When trying to comfort my sensitive son at bedtime. I read an article in the New York Times, reporting NIMH findings.  The report said  some babies are so sensitive they needed to be carried on a pillow.  Applied to me son it turned out picking him up every fifteen minutes only made his go to sleep crying longer and stronger.   When Hubbie finally barred the door so I wouldn’t rush into comfort him, he fell asleep after crying for 20 minutes.

This son was hard to hold for wiggling, could not sleep under a blanket because he even wiggled in his sleep and wrapped his blanket up in ways, I thought worrisome.   Later when he could climb out of his crib to sneak into our bed, we always woke up almost as soon as he joined us. The other son often inserted himself between us so quietly and slept so peaceful there, we were always surprised to find him there come morning.

Two different kids, two different ways of being.  Not unlike most kids and that is what makes knowing what might be a problem needed help and what is not.  Moreover, the tendency to make parents totally responsible for a child’s well-being clouded the picture for many years.  Sadly, it still does.

Temple Grandlin’s first book “Thinking in Pictures” got many thinking maybe a child’s problems were not all the created or solved by parents.   Here is a quote from her web page:

I have been talking and writing about sensory problems for over 20 years, and am still perplexed by many people who do not acknowledge sensory issues and the pain and discomfort they can cause.  A person doesn’t have to be on the autism spectrum to be affected by sensory issues. 

Sensitivity exists on a continuum.  Moreover, it varies in many ways.  Hubbie is very sensitive to smells and facial expressions; I am sensitive to facial expressions and sounds; but we can both deal.  Sensitive children have a harder time dealing,  but most learn,  many like Temple Grandlin may have greater struggles and may need professional help.

PARENT ADVICE ABOUT ITCHY-ness, SENSITIVITY, ADHD, and/or   AUTISM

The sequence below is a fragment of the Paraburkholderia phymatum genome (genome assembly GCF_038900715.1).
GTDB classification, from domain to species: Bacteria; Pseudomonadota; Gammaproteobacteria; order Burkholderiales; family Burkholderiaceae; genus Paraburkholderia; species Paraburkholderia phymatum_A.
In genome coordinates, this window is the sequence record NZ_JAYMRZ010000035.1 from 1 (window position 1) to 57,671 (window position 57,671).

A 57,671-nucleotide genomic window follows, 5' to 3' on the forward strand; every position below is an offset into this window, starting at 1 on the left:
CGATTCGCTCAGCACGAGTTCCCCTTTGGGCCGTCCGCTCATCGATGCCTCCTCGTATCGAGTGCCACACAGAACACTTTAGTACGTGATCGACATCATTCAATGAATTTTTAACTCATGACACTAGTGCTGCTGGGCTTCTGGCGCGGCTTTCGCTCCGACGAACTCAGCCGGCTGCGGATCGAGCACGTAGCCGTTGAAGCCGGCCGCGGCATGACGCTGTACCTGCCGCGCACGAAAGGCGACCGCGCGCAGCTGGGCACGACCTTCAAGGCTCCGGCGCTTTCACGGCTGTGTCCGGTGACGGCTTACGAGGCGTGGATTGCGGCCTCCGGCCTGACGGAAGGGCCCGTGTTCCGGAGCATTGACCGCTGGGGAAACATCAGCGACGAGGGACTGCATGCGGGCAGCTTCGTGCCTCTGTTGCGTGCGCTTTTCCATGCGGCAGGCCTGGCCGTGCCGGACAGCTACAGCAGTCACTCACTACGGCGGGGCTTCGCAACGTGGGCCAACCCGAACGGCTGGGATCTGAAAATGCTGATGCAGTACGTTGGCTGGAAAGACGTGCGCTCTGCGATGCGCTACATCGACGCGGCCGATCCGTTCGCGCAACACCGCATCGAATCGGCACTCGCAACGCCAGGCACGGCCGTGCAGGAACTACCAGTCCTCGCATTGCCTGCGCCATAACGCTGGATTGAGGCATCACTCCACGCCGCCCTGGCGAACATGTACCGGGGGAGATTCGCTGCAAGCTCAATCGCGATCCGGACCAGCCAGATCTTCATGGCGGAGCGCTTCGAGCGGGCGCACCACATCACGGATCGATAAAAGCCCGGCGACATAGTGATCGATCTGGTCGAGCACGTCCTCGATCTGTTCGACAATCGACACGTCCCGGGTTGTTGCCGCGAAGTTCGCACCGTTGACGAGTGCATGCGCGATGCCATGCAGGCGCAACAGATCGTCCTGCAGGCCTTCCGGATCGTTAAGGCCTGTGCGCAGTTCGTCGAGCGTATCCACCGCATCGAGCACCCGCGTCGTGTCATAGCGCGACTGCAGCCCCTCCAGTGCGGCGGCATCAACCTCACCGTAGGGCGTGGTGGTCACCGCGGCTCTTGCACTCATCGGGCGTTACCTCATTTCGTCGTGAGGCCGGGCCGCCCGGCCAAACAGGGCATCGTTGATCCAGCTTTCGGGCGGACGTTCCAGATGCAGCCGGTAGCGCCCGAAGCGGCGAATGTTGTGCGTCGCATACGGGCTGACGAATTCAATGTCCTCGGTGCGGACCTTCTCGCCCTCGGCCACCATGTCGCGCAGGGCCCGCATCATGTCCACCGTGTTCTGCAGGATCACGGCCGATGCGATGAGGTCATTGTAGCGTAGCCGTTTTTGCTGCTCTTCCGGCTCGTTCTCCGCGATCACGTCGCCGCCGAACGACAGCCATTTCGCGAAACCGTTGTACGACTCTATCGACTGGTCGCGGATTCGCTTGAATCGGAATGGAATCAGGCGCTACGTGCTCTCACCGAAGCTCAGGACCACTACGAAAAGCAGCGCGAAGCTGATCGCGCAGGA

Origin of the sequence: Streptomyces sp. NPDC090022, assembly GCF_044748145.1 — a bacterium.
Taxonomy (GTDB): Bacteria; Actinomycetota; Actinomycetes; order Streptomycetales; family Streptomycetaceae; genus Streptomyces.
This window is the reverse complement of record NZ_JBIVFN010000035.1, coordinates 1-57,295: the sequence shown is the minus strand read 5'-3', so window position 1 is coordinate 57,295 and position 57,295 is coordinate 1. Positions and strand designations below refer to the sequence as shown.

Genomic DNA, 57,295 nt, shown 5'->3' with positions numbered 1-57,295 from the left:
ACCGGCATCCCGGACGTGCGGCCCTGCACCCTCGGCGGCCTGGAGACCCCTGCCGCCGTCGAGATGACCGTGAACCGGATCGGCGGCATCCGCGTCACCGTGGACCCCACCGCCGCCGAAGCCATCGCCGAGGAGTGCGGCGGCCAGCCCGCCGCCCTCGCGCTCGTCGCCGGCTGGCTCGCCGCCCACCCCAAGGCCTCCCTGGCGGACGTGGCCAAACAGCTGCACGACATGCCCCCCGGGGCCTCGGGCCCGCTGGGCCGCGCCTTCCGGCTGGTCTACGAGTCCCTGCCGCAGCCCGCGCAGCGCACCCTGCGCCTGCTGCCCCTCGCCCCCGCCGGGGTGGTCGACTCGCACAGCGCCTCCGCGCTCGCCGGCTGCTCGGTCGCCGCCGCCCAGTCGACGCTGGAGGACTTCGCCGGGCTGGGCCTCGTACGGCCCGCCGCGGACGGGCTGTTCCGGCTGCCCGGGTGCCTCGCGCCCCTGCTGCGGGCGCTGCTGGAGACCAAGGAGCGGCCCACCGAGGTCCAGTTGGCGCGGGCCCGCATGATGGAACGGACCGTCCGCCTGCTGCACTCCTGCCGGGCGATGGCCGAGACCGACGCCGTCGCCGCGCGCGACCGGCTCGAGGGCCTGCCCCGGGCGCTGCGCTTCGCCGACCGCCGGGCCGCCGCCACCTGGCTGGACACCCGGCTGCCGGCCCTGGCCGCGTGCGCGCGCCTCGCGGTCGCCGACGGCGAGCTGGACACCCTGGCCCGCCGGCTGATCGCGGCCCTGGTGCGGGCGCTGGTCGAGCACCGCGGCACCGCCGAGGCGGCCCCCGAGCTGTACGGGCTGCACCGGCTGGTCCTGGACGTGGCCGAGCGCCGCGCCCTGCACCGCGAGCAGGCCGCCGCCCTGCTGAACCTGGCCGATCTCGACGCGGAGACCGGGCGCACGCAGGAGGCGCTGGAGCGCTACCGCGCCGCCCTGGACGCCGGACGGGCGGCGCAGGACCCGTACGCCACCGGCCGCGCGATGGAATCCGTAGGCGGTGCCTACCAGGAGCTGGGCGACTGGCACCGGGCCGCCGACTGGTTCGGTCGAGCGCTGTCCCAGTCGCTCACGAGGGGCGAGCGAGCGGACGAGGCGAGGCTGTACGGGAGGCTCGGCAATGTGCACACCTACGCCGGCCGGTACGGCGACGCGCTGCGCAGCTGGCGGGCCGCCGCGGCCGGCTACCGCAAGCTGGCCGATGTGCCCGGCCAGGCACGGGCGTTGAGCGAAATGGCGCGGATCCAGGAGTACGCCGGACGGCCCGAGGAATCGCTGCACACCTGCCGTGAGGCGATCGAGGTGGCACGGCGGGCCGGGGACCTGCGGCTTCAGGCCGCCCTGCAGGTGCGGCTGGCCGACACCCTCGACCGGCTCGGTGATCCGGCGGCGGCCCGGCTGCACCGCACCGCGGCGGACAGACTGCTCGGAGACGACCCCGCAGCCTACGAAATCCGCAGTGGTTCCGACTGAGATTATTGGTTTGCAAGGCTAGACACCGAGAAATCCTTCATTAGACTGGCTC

Tip one: Every one of us is unique and for some that means we have allergies, for others we have brain glitches, and often the two intertwine. Even the professionals have a hard time knowing what causes what problem.  Medicine is both science and art; while, parenting is art and science.

Tip two: As a parent you either will be  more  or less worried about your child’s behavior.   Depends in part on your temperament style.  If you tend to worry lots you will find yourself marching to your own beat when dealing with some situations.  I worry lots, I worried about my sensitive son’s crying far more than my husband.

Tip three: Here are some things that will keep worrying in its place.  Where is that?  As a clue to calm down and investigate.

  1. With babies crying is part of the game.  Anyone with a colicky baby knows mostly it is a matter of grinning and bearing and waiting it out.  With all but extreme disorders–which will be most likely be diagnosed at birth or shortly thereafter, the mantra for parents of new-born is wait and see.
  2. That also applies to developmental stages.  Two grandsons followed one side of the family’s genetic pool.  Both were wiry, active kids and met many physical milestones early.  A third grandson has the other side of his family’s genetic pool,  he is more chunky and endowed with a big belly.  He sat up later, crawled much later, held on more when learning to walk. The older the child and the greater the lag, the more to worry, but with kids under three it is best to wait and see.
  3. For those who don’t worry so much, do not immediately rush to calm the worried parent’s fears, you might be denying a problem.
  4. When a health provider, child care, provider or teacher says worry, do not rush to defend your child.  Extreme behaviors are what this group notices.

Tip four:  Worry about kindness and cruelty to self and others more than mental health labels.  Why?  Because being kind matters most in moving self toward the good life. Moreover two and three year olds can be taught kindness as can those who carry mental health labels.

Tip five:  Strengthen your self-care and self-soothing skills.  You cannot be of use to others if you neglect these two skills.

Tip six:   Here is some more information about sensitivity; Kindergarten & Preschool for Parents & Teachers: ADHD, Autistic or Sensory Processing Disorder?.and some more information about sensitive children.

Don’t forget to read Temple Grandlin’s web page if you feel the need to know more.  Finally, if your child has allergies,Jill Gabowski’s book will help.

STAY STRONG

Parenting is difficult and often a struggle as you must know by now.  You should also know this: you are almost certainly a good enough parent. If you’re having a hard time, my advice is not to ignore that, but also to make sure you take care of yourself. When you stay in charge of your negative feelings, your child/ren will benefit too. I urge you to develop Emotional Fitness Training™ skills and share your success with others.